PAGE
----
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Preview: Concert has composer Andrew Staniland playing leading edge of sound design

By John Terauds on February 6, 2013

Composer Andrew Staniland (Rick Eglinton/Toronto Star photo).
Composer Andrew Staniland (Rick Eglinton/Toronto Star photo).

Because he now spends a lot of time in St. John’s, Nfld., Andrew Staniland isn’t really a Toronto composer any more. But he’s back on Feb. 10, sharing the stage with percussion master Ryan Scott in a demonstration inspired by the leading edge of sound technology.

John Terauds

John Terauds

John Terauds, Editor-Emeritus of Ludwig van Toronto, is currently a Divinity student at the University of Toronto and a church music director. He joined the Toronto Star in 1988, was the classical music critic from 2005 to 2012, and continues as a freelance critic for the paper. He is the co-author of Roy Thomson Hall: A Portrait, a book written with Toronto Star Colleague, William Littler.
John Terauds

Manipulating sound is as close and friendly as your iPad and used every day by all sorts of musicians and songwriters — except for people who work with art music.

Only a small percentage of composers and performers stray beyond contentional acoustic means, even in mainstream new music.

So it’s fascinating to see that Staniland, who has worked with the Toronto Symphony, has not only discovered the joys of manipulating sound electronically, he has become one of the people working at its leading edge at Memorial University.

Torontonians get a chance to, um, sample, one of the fruits of Staniland’s labours on Sunday at a concert being jointly presented by Continuum Contemporary Music and New Adventures In Sound Art at the Citadel (Coleman-Lemieux’s wonderful new home and performance space in Regent Park).

Ryan Scott (Sandra Baron photo)
Ryan Scott (Sandra Baron photo)

Stanilands’ contribution to the programme is Taking Down the Tiger, a piece commissioned by Scott.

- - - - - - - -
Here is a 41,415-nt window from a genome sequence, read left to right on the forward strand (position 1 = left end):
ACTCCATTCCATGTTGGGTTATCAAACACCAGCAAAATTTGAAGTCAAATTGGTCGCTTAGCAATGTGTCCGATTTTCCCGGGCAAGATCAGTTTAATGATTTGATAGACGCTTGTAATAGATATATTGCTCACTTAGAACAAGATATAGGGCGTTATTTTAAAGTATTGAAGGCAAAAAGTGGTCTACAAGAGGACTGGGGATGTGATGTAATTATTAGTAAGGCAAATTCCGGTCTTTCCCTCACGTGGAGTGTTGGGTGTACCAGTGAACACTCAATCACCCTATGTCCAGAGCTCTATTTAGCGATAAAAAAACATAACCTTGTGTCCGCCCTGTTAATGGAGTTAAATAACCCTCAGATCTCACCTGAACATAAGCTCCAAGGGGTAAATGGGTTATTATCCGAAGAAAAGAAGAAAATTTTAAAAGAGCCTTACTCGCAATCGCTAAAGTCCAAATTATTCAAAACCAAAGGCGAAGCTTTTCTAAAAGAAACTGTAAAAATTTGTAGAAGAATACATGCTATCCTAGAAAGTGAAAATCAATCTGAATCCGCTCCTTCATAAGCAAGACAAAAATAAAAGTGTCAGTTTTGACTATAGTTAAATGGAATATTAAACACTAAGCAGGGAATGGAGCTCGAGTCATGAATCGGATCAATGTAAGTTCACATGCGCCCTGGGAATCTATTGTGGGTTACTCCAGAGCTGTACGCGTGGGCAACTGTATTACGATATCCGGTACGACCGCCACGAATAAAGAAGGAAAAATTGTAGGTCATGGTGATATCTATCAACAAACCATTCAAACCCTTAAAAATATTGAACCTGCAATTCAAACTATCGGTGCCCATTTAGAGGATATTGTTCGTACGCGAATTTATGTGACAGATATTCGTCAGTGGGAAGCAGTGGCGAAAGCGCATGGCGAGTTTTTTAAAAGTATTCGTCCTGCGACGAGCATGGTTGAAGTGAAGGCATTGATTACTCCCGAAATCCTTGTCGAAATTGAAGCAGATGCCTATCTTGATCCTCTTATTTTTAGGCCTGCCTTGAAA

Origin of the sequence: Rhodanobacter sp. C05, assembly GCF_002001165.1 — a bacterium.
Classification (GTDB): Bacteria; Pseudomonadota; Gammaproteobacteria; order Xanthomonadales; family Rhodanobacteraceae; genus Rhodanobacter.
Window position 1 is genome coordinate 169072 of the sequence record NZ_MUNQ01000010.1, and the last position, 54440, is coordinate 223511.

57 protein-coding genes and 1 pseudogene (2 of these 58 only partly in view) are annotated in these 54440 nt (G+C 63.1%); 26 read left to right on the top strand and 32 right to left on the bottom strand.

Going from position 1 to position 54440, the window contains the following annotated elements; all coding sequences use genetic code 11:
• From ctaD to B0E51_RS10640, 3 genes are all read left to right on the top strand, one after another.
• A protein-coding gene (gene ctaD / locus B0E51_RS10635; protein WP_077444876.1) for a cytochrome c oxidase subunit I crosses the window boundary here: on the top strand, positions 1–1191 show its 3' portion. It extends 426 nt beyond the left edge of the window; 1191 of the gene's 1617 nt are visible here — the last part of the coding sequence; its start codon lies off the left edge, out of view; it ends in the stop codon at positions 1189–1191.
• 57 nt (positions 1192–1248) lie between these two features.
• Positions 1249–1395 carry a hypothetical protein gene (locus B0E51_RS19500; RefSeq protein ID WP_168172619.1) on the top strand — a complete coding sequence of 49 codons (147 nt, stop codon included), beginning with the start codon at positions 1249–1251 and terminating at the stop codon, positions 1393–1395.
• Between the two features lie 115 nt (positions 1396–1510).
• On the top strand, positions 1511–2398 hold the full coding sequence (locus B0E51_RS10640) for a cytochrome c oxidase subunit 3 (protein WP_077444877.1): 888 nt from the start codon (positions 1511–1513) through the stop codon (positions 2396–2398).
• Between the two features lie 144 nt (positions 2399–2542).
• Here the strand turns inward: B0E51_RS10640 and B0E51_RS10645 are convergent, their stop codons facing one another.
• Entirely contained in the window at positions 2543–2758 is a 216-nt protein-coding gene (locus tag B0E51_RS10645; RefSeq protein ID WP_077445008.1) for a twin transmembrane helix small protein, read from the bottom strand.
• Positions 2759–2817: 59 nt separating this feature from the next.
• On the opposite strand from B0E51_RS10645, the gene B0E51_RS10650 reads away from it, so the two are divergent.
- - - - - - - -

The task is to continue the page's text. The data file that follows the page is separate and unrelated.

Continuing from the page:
This acoustic-digital duet features Scott on a traditional array of percussion instruments and Staniland at a computer, creating and mixing loops.

(In case you don’t know what a loop is, it’s a sequence of recorded sounds, usually only a few seconds in length, set up to repeat — in a loop. These loops can be stacked, layered and modified on the fly using a computer or even a tablet or smartphone.)

This sort of duet is not common in the art music world. Even less common is a composer who has taken an active interest in developing a better digital instrument.

Stanilands, who is a composition prof at Memorial, is at the heart of a new research group known as the Memorial Acoustic Research Laboratory (MEARL). Working with students from the Engineering faculty, the group has created the ARC-16, a device that helps record and manipulate sound.

Scott visited Stanilands at Memorial and has detailed the experience in a background piece posted on the Countinuum website.

The ARC-16 Prototype
The ARC-16 Prototype

“After a quick lesson with Andrew, I tapped on the microphone, capturing the sound in the ARC-16,” writes Scott. “I then began sliding my fingers on the various sensors and had soon created an electronic symphony that blasted throughout the surround sound system in the hall, all from a tiny tap. It was an extraordinary experience for me in new forms of sound production and alteration.”

Scott continues: “Over the past three years, Talking Down the Tiger has developed into a true duo, with Staniland on stage next to a massive percussion setup, reacting and transforming the very complex written material which I perform. What Andrew is able to do with the many sounds of the percussion setup is incredible. ”

The percussionist was also curious why Staniland would get involved in designing digital devices.

The composer explained that the original setup, an analog mixing board, with sliders and dials, didn’t feel right in a performance context.

“The biggest shortfall was the lack of visual feedback,” Staniland explained. “The correlation between action and sound is so present in percussion (i.e. mallet hits gong), but is totally lacking in electro-acoustic performance (i.e. sliding a mixing desk-style slider or potentiometer that the audience can not even see).  Also, the mixing-desk style fader box never really felt like an ‘instrument’.”

Staniland said that the original shape was inspired by a frame drum, gradually evolving into something that “can be held and calibrated in many different ways.”

You can read Scott’s full report here.

Continuum is grounded in acoustic performance. New Adventures in Sound Art is all about exploring the sounds of our world through electronic ears. Staniland’s piece is an obvious meeting point, but there are other intersections between these worlds on the programme, which includes pieces by Rose Bolton, Scott Wilson, Daniel Mayer and Scott Smallwood.

You’ll find all the details for the Feb. 10 concert here.

And this is the promo video, which uses portions of Taking Down the Tiger in its soundtrack:

John Terauds

John Terauds

John Terauds

John Terauds, Editor-Emeritus of Ludwig van Toronto, is currently a Divinity student at the University of Toronto and a church music director. He joined the Toronto Star in 1988, was the classical music critic from 2005 to 2012, and continues as a freelance critic for the paper. He is the co-author of Roy Thomson Hall: A Portrait, a book written with Toronto Star Colleague, William Littler.
John Terauds
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